Nehemiah 10:32 . To charge ourselves Every particular person among us; yearly with a third part of a shekel About ten-pence of our money; for the service of the house of our God To provide the show-bread for the table, two lambs for the daily offerings, four for the sabbaths, and more costly sacrifices for other festivals, occasional sin-offerings, and meat offerings, and drink-offerings for them all, the charge of which was great and constant. Formerly these things had been provided from the treasures of the temple, (1 Chronicles 26:20,) and when these failed, from the king’s treasures: but now, both these failing, provision is here properly made for them another way.
Nehemiah 10:34. And we cast lots among the priests, &c. They now determined, by casting lots, how much wood every one should bring in, for his share, to maintain the fire continually upon the altar to burn the sacrifices; and in what order it should be brought; and at what times of the year.
Nehemiah 10:35. And to bring in the first-fruits That is, they took an oath to do it; for this is to be understood, and not that they cast lots about it, as they did about the wood-offering mentioned in the foregoing verse. All the particulars of the first-fruits are exactly and distinctly mentioned, that none might pretend ignorance when they withheld any part of the priests’ dues, which, at that time especially, the people were very prone to do, through poverty, or covetousness, or profaneness, and that the priests’ rights might be firmly assured to them. Thus encouragement was given to the priests to mind their duty, and care was taken that they should be under no temptation to neglect it, in order to make the necessary provision for their families. Then the work of the house of God is likely to go on, when those who serve at the altar live comfortably upon the altar.
Nehemiah 10:37-38. That the Levites might have the tithes in all the cities of our tillage That is, the tithes of all the fruits of the ground belonging to our several cities. And the priest, the son of Aaron, shall be with the Levites As the people gave the tithe of their land to the Levites, so the Levites gave a tithe of their tithes to the priests. And it is here ordered, that when the people brought them to the Levites, one of the priests should be present to inspect them, and to see that they tithed the tithes, that is, set apart the tenth of the tithes they had received for the priests, which were brought to the chambers of the house of God, wherein they were deposited for their use.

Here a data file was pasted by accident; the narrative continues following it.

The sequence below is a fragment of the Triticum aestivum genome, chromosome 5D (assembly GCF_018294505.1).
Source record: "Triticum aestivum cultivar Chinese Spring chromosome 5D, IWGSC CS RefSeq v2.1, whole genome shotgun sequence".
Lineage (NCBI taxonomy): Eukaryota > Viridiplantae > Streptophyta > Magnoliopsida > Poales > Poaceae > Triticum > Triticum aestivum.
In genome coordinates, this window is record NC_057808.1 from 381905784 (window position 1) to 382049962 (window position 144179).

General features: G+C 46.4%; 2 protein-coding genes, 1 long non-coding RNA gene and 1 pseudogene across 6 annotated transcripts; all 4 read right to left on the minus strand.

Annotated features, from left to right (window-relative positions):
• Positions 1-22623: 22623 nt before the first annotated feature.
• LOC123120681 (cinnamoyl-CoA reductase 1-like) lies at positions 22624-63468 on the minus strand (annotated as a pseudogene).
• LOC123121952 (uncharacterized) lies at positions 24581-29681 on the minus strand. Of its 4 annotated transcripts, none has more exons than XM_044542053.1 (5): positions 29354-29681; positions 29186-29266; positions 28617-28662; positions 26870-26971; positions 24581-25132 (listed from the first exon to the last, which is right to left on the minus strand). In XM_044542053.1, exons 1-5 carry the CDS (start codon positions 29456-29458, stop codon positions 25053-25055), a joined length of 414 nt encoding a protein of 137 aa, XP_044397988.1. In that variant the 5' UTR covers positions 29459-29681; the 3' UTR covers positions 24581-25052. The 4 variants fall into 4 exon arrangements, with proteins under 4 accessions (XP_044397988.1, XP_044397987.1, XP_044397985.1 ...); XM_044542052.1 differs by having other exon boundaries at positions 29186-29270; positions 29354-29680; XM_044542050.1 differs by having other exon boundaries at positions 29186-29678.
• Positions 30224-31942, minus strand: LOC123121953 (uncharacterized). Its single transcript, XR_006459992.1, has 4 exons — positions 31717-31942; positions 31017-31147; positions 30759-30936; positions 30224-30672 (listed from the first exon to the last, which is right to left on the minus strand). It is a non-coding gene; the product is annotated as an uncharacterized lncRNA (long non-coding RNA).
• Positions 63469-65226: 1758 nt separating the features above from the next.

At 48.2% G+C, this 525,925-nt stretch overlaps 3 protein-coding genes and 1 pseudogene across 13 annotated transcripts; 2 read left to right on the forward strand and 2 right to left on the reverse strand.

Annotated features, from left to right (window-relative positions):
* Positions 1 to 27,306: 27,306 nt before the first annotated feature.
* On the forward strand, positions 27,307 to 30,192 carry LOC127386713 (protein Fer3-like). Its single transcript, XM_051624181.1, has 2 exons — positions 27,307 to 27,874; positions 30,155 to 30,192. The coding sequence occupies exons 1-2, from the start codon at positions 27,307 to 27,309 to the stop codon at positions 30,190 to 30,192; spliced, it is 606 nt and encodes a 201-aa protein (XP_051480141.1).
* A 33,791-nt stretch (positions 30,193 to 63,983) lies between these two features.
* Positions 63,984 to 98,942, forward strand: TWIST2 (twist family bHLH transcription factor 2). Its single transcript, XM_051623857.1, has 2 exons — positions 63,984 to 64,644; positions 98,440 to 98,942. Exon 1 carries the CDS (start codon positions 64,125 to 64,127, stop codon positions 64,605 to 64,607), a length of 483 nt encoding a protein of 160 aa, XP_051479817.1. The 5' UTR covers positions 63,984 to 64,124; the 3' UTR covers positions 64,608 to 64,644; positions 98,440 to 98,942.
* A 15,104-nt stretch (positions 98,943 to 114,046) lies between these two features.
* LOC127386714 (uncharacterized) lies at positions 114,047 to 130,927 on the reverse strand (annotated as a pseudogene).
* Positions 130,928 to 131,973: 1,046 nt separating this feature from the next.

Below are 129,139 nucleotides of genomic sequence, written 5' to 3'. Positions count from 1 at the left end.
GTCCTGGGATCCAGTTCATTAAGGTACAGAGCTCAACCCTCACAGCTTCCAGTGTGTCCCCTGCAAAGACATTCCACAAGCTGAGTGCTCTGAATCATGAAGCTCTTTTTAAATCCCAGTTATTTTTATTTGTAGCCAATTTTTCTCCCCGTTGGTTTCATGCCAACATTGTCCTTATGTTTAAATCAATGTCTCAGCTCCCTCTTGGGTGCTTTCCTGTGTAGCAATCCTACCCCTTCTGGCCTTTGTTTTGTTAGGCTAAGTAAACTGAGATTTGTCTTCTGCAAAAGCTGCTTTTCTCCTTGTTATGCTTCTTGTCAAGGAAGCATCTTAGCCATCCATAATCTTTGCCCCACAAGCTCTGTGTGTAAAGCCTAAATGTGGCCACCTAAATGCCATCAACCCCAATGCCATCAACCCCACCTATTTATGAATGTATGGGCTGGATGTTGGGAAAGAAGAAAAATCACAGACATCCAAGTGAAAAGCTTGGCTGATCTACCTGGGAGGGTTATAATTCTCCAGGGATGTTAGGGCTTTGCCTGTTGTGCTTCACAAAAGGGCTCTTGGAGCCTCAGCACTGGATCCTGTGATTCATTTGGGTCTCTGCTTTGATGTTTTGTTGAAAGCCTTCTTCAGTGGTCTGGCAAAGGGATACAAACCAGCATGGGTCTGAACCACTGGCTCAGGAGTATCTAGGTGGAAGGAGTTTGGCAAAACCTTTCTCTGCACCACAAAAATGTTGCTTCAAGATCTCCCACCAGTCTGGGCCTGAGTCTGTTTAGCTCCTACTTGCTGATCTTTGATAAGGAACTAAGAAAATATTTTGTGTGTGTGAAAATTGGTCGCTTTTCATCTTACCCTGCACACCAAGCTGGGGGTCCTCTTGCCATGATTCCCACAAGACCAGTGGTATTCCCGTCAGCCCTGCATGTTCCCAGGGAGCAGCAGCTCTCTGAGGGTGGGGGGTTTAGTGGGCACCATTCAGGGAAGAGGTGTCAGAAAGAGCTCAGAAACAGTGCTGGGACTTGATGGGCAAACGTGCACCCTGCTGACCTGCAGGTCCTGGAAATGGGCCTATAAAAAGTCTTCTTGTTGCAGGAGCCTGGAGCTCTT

Nehemiah 10:39 . The offering of the corn, of the new wine, and the oil See the margin. Unto the chambers where are the vessels, &c. Where holy things were kept, and where God’s ministers attended, for whose use they were designed, and they were brought thither at the charge of those who offered them. And we will not forsake the house of our God We do here solemnly declare and engage ourselves, that we will take care, from time to time, that the house and service of God be not neglected or forsaken, for want of necessary provisions to support it. Though they paid great taxes to the kings of Persia, and had much hardship put upon them, they would not make that an excuse for not paying their tithes; but would render to God the things that were his, as well as to Cesar the things that were his. We must do what we can in works of piety and charity, notwithstanding the taxes we pay to the government; and cheerfully perform our duty to God amidst our burdens, which will be the surest way to ease and liberty in God’s due time.
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Benson, Joseph. "Commentary on Nehemiah 10". Benson's Commentary. https://studylight.org/
the First Week of Advent